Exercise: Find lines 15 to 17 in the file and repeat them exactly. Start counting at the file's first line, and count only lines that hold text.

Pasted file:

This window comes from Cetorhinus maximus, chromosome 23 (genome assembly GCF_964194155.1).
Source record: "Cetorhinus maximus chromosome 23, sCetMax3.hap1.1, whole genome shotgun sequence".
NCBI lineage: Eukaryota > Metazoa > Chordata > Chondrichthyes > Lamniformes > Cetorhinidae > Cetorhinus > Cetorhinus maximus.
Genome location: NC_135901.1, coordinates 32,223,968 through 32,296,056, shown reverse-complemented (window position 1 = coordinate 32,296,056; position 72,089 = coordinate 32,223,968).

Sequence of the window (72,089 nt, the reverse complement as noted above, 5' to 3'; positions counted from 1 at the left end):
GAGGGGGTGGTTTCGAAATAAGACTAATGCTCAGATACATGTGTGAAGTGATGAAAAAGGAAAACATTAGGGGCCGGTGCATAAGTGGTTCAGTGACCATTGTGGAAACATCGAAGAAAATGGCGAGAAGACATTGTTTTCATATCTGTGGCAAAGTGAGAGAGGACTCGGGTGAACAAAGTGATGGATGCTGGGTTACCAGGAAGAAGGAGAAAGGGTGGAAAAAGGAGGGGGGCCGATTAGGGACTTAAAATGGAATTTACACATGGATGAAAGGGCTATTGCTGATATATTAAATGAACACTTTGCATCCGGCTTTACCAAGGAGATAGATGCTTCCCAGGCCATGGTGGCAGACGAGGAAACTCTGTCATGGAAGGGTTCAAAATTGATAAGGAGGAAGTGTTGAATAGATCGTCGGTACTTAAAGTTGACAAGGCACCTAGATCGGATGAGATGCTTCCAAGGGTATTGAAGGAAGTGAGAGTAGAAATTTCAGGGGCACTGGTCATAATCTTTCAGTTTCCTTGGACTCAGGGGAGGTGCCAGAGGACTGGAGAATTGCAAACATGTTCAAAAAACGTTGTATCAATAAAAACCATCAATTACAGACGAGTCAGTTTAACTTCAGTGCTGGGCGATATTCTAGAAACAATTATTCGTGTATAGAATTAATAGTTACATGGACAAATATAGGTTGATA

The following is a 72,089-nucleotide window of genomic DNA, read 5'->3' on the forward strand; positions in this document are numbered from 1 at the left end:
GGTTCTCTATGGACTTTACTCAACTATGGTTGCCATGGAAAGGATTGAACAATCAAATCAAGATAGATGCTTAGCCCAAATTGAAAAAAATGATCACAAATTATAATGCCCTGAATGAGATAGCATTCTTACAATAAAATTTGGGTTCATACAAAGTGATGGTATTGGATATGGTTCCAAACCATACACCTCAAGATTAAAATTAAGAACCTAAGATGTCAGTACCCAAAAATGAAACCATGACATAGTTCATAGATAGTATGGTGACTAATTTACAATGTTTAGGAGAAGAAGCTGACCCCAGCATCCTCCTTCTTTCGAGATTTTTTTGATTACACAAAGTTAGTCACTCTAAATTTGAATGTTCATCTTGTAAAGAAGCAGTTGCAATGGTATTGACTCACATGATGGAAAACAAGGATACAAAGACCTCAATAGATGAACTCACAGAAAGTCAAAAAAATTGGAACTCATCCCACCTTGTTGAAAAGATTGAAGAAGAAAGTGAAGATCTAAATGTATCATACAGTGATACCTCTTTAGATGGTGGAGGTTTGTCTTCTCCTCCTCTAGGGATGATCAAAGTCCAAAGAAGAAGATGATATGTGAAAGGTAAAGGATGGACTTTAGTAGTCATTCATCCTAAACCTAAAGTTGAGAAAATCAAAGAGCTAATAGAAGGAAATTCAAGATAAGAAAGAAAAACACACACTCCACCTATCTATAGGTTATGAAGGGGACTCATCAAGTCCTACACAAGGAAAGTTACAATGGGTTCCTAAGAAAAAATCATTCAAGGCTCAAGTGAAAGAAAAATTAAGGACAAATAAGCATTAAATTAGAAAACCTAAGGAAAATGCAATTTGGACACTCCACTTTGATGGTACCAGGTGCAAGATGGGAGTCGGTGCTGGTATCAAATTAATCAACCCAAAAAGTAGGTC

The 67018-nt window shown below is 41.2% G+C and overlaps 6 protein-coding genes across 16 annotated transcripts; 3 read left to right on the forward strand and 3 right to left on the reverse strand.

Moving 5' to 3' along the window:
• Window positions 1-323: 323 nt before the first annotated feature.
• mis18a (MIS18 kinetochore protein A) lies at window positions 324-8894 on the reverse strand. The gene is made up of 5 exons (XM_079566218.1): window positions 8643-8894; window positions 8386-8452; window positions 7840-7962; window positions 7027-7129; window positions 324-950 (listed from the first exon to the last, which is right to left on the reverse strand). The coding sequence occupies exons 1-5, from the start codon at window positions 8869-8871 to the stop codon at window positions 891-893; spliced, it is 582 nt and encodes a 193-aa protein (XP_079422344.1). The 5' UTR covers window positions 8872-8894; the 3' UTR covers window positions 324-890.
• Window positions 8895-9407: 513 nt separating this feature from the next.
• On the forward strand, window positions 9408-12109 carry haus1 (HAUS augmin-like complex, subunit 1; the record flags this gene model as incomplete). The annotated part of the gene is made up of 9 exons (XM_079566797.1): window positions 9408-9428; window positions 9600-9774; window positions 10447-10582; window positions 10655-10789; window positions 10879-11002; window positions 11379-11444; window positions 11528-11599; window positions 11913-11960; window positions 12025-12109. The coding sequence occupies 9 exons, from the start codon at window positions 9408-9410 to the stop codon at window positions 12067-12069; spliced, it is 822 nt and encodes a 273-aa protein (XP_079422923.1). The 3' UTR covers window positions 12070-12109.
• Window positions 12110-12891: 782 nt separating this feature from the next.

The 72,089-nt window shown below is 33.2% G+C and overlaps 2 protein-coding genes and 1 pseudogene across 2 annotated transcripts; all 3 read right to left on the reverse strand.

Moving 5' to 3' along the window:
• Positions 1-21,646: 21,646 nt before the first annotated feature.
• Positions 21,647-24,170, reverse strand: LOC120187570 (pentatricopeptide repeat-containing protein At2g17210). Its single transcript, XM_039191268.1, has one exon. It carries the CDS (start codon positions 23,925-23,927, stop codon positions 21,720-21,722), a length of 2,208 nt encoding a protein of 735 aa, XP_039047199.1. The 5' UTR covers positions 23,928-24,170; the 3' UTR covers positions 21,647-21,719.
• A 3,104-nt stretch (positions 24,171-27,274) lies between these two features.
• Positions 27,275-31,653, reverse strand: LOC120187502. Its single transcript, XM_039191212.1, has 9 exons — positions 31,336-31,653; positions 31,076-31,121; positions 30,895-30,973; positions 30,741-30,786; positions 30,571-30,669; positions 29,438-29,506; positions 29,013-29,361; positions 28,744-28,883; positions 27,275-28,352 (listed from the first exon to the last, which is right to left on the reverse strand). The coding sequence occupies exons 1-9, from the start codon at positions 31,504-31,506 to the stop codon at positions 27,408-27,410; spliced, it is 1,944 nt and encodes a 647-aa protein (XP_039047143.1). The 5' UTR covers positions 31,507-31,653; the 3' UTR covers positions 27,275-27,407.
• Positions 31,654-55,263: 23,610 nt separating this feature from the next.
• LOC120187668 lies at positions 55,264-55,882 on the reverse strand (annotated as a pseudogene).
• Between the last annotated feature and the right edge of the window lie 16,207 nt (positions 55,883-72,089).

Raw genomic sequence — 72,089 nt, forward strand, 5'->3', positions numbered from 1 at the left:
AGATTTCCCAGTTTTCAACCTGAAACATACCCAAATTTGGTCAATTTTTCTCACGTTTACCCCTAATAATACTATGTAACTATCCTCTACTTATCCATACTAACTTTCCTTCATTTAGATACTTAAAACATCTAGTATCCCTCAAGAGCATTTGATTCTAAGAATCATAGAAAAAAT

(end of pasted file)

• Window positions 12110-12891: 782 nt separating this feature from the next.

The 72,089-nt window shown below is 33.2% G+C and overlaps 2 protein-coding genes and 1 pseudogene across 2 annotated transcripts; all 3 read right to left on the reverse strand.

Moving 5' to 3' along the window: